Georgia 3rd District
South of Atlanta, Henry County is among the fastest growing areas in the United States, with a leap in population of 56% from 2000 to 2007. The county’s flourishing residential, commercial and industrial development took root near its seven Interstate 75 interchanges and has benefited from the proximity to Hartsfield-Jackson Atlanta International Airport. West of Henry County is the old courthouse town of Fayetteville, whose Holliday-Dorsey-Fife House is thought to have inspired the columned architecture of Tara in author Margaret Mitchell’s Gone With the Wind. The town is now engulfed by suburban subdivisions spreading out from Atlanta. The city’s sprawl has reached Newnan and Carrollton, and spread farther south to Thomaston. In the old textile town of West Point in Troup County, along the Alabama border, South Korean automaker Kia is building a $1.2 billion plant that is expected to bring 4,500 jobs to the area. Production of up to 300,000 cars annually was scheduled to start in late 2009.
2008 Presidential Vote
|Cook Partisan Voting Index|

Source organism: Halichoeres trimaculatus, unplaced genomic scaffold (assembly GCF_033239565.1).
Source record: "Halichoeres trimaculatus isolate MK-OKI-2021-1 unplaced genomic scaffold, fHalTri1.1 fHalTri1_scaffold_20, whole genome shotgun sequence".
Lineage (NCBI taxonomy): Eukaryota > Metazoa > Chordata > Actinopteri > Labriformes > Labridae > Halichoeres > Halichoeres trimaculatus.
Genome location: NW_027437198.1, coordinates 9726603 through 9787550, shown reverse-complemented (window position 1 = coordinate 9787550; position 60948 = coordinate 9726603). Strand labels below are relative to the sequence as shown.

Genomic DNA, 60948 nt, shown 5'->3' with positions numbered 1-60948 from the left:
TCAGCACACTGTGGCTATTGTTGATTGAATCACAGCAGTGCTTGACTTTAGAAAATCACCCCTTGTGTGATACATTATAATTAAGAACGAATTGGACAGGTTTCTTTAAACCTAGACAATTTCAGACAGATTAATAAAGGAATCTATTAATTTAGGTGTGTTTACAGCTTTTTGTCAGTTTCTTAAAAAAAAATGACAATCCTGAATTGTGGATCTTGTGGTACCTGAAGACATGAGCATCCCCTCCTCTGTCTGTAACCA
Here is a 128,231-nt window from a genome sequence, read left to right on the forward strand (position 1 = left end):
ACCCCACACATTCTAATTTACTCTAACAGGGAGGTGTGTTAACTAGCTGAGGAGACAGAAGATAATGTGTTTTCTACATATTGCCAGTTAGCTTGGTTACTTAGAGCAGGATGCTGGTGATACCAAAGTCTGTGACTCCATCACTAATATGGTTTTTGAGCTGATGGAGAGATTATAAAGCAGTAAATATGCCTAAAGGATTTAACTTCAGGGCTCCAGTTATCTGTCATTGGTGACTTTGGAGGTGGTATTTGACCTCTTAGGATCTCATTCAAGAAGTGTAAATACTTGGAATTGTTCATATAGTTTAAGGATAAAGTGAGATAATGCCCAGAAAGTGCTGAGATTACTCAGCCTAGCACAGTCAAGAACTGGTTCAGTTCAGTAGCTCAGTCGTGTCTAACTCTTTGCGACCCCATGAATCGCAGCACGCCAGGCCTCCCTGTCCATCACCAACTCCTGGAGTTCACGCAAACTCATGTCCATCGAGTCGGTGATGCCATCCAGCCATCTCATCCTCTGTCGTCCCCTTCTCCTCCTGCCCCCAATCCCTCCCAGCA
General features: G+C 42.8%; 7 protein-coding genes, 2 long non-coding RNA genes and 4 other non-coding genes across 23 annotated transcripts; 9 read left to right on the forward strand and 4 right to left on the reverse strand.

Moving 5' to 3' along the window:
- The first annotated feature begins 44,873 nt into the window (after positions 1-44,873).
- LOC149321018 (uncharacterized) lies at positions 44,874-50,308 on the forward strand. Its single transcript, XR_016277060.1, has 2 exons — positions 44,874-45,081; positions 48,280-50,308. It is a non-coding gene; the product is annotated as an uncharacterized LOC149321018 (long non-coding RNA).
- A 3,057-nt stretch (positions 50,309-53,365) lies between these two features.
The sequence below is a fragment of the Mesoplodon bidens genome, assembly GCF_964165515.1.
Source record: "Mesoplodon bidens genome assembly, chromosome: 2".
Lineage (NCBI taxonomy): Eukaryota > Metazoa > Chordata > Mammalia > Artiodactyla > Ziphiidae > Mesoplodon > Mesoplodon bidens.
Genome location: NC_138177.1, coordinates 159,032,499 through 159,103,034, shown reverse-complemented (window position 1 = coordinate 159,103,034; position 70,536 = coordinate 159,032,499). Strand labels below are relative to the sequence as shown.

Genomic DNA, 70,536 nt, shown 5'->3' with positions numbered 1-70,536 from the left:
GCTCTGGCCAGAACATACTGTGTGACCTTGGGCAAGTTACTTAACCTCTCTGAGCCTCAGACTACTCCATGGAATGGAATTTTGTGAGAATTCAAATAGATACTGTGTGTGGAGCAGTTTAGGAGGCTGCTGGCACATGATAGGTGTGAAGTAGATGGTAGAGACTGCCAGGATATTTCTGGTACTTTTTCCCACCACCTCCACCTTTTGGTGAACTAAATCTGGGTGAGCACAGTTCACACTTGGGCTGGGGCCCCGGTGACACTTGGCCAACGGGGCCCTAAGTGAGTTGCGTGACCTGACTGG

Much of this territory is within the 3rd Congressional District of Georgia. In the 2005 redistricting, it replaced the old 8th District. It includes roughly one-third of the small industrial city of Columbus (the rest is in the 2nd District, which also contains most of Fort Benning), but Fayette County is the largest population center. And the ring of five counties that are closest to Atlanta include roughly half of the district’s population. From 2000 to 2007, the district grew by 20%. This is conservative country, with young tradition-minded families and a large share of military families. People here are upwardly mobile, but aren’t necessarily at the upper end of the income scale. The ancestral politics of most of this area was Democratic, but that is as much a part of history now as Tara. This is one of the most heavily Republican congressional districts in Georgia. President Bush won 70% here in 2004, and Republican candidate John McCain won 65% in 2008.